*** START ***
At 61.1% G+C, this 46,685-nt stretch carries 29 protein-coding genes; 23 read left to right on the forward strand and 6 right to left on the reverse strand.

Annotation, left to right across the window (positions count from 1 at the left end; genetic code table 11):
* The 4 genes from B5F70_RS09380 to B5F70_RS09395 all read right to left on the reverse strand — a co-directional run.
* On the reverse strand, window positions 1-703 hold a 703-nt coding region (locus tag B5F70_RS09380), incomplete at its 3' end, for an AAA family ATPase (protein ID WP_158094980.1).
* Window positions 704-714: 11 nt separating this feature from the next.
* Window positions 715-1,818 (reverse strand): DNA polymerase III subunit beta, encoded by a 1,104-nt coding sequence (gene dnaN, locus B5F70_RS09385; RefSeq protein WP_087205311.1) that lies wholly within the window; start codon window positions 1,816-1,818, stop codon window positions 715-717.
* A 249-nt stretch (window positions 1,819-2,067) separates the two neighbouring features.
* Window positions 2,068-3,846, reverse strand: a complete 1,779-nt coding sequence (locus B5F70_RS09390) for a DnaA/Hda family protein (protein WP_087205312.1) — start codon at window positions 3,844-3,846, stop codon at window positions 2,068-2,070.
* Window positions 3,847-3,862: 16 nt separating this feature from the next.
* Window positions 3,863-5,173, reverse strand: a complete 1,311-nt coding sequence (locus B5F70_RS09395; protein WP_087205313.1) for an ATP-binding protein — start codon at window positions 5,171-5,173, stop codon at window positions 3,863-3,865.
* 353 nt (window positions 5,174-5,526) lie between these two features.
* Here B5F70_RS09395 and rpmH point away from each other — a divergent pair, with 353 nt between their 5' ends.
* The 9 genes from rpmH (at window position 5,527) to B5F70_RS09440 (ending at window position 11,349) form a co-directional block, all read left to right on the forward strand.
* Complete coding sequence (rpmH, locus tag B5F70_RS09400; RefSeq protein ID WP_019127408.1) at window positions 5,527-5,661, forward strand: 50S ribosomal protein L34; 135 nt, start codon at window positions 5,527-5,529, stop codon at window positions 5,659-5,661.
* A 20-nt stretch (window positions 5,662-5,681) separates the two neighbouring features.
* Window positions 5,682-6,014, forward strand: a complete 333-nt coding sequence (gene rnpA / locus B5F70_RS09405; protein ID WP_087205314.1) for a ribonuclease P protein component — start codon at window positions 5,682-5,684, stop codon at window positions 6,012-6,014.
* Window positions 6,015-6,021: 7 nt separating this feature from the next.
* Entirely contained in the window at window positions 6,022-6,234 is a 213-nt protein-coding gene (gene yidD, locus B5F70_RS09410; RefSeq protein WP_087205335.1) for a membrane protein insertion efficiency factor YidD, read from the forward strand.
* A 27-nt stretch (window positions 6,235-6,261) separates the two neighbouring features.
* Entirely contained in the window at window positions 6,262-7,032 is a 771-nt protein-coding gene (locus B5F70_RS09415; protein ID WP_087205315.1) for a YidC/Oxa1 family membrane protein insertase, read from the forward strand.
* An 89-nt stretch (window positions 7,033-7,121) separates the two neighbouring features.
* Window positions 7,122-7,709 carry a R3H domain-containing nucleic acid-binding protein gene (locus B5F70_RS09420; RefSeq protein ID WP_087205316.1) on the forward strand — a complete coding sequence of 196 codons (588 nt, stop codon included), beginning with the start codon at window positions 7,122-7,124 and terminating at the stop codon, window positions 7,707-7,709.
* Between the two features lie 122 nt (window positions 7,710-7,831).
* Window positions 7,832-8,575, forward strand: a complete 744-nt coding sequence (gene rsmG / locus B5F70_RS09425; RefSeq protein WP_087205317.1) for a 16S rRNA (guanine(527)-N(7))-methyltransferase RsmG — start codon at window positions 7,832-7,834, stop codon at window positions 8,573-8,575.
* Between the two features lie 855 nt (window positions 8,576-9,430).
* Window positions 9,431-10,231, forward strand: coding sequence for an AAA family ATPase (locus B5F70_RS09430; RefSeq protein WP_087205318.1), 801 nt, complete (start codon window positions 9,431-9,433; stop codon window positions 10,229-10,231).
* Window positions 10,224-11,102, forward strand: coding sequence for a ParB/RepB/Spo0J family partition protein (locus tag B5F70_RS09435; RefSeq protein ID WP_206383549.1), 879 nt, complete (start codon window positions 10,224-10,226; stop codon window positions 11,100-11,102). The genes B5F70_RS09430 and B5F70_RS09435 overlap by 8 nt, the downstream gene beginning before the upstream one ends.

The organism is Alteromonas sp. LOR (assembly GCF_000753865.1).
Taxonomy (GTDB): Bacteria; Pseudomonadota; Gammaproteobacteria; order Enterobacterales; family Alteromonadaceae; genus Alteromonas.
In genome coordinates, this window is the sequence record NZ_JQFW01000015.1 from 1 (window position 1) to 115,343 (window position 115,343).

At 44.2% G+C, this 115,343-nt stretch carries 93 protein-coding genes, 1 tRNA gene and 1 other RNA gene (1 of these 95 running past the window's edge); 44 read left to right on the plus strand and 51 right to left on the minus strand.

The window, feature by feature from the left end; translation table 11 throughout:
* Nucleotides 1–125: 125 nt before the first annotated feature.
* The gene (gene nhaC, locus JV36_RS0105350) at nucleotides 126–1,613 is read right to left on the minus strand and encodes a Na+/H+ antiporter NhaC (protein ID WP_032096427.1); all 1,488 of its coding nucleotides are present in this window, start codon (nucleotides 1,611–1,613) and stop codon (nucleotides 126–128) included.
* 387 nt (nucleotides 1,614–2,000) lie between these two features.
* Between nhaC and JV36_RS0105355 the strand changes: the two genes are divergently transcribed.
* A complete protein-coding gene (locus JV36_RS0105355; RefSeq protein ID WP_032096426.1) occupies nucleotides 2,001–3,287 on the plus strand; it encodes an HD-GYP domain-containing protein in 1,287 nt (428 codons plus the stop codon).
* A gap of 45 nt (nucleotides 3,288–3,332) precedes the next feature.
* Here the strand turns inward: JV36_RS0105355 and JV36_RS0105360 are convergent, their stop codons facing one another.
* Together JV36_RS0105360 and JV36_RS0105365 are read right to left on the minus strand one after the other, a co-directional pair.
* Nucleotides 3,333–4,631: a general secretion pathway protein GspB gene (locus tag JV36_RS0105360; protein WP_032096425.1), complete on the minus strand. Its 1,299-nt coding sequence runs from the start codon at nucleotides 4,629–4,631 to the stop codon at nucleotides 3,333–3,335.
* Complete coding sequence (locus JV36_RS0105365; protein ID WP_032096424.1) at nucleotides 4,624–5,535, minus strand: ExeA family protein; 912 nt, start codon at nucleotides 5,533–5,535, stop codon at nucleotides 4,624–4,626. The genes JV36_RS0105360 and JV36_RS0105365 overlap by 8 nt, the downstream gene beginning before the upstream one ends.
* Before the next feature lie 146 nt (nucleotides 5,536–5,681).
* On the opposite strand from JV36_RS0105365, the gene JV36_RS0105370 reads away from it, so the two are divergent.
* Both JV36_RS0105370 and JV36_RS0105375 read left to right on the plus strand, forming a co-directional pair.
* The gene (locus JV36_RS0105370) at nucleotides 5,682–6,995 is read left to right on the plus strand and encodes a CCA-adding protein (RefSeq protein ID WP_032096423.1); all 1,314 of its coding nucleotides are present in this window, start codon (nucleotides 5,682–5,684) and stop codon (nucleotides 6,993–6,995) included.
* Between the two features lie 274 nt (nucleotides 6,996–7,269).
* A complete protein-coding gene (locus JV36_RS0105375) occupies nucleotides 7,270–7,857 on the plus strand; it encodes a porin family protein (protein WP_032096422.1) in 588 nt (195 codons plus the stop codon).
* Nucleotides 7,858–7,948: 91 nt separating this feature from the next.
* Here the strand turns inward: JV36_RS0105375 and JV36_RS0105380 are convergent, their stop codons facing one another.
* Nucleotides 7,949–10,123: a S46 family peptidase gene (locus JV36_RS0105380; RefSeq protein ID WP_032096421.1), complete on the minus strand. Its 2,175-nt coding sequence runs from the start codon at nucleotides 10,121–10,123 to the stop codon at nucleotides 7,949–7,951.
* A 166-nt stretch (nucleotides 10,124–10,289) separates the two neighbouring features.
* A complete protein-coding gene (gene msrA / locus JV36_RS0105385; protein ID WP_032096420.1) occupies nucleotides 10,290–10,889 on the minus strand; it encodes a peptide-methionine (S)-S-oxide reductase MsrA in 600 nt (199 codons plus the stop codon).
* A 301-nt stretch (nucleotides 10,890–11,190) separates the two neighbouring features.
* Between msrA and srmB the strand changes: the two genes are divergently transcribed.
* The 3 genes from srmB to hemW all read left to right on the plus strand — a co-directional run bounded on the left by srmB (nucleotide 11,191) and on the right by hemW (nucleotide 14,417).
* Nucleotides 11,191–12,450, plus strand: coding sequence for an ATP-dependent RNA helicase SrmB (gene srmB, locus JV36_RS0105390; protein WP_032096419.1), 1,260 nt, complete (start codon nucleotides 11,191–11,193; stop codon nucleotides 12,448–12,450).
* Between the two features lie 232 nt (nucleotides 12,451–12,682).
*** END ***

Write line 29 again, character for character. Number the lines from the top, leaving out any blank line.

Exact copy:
Taxonomy (GTDB): Bacteria; Pseudomonadota; Gammaproteobacteria; order Enterobacterales; family Alteromonadaceae; genus Alteromonas.